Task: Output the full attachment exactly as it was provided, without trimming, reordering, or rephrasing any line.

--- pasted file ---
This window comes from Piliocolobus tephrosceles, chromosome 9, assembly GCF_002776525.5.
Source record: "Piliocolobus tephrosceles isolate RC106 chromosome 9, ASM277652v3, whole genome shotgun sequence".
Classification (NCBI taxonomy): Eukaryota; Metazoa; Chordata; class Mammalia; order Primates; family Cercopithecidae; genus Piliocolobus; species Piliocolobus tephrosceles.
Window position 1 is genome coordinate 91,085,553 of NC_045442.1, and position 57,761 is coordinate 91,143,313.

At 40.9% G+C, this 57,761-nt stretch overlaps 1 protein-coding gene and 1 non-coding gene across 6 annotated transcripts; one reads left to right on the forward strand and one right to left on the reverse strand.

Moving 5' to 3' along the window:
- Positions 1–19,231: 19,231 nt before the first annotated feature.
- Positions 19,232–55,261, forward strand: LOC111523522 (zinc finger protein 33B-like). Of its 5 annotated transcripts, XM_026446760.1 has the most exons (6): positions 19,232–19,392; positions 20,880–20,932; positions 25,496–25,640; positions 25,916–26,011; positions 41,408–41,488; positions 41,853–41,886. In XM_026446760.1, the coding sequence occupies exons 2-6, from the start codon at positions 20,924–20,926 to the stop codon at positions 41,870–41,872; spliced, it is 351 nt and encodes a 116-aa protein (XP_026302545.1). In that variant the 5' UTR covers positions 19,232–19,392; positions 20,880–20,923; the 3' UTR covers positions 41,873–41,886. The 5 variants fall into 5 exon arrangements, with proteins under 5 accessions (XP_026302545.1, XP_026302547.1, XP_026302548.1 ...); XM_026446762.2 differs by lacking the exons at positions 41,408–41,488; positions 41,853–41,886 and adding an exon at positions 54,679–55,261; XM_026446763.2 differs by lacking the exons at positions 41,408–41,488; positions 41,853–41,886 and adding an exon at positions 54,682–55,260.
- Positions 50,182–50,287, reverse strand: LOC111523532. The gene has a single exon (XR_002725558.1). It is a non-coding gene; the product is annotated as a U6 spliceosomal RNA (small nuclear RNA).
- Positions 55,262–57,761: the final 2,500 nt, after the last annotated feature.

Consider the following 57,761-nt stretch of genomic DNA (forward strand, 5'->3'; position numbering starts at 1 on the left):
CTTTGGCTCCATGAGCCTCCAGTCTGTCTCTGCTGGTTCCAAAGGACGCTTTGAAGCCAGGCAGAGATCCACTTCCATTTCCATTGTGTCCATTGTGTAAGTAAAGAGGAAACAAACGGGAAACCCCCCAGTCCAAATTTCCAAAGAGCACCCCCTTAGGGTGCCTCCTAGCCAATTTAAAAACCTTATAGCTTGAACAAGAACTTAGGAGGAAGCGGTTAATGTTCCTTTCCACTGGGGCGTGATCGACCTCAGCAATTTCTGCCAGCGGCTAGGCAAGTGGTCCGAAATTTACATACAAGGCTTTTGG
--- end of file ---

This window comes from Piliocolobus tephrosceles, chromosome 9, assembly GCF_002776525.5.
Source record: "Piliocolobus tephrosceles isolate RC106 chromosome 9, ASM277652v3, whole genome shotgun sequence".
Classification (NCBI taxonomy): Eukaryota; Metazoa; Chordata; class Mammalia; order Primates; family Cercopithecidae; genus Piliocolobus; species Piliocolobus tephrosceles.
Window position 1 is genome coordinate 91,085,553 of NC_045442.1, and position 57,761 is coordinate 91,143,313.

At 40.9% G+C, this 57,761-nt stretch overlaps 1 protein-coding gene and 1 non-coding gene across 6 annotated transcripts; one reads left to right on the forward strand and one right to left on the reverse strand.

Moving 5' to 3' along the window:
- Positions 1–19,231: 19,231 nt before the first annotated feature.
- Positions 19,232–55,261, forward strand: LOC111523522 (zinc finger protein 33B-like). Of its 5 annotated transcripts, XM_026446760.1 has the most exons (6): positions 19,232–19,392; positions 20,880–20,932; positions 25,496–25,640; positions 25,916–26,011; positions 41,408–41,488; positions 41,853–41,886. In XM_026446760.1, the coding sequence occupies exons 2-6, from the start codon at positions 20,924–20,926 to the stop codon at positions 41,870–41,872; spliced, it is 351 nt and encodes a 116-aa protein (XP_026302545.1). In that variant the 5' UTR covers positions 19,232–19,392; positions 20,880–20,923; the 3' UTR covers positions 41,873–41,886. The 5 variants fall into 5 exon arrangements, with proteins under 5 accessions (XP_026302545.1, XP_026302547.1, XP_026302548.1 ...); XM_026446762.2 differs by lacking the exons at positions 41,408–41,488; positions 41,853–41,886 and adding an exon at positions 54,679–55,261; XM_026446763.2 differs by lacking the exons at positions 41,408–41,488; positions 41,853–41,886 and adding an exon at positions 54,682–55,260.
- Positions 50,182–50,287, reverse strand: LOC111523532. The gene has a single exon (XR_002725558.1). It is a non-coding gene; the product is annotated as a U6 spliceosomal RNA (small nuclear RNA).
- Positions 55,262–57,761: the final 2,500 nt, after the last annotated feature.

Consider the following 57,761-nt stretch of genomic DNA (forward strand, 5'->3'; position numbering starts at 1 on the left):
CTTTGGCTCCATGAGCCTCCAGTCTGTCTCTGCTGGTTCCAAAGGACGCTTTGAAGCCAGGCAGAGATCCACTTCCATTTCCATTGTGTCCATTGTGTAAGTAAAGAGGAAACAAACGGGAAACCCCCCAGTCCAAATTTCCAAAGAGCACCCCCTTAGGGTGCCTCCTAGCCAATTTAAAAACCTTATAGCTTGAACAAGAACTTAGGAGGAAGCGGTTAATGTTCCTTTCCACTGGGGCGTGATCGACCTCAGCAATTTCTGCCAGCGGCTAGGCAAGTGGTCCGAAATTTACATACAAGGCTTTTGG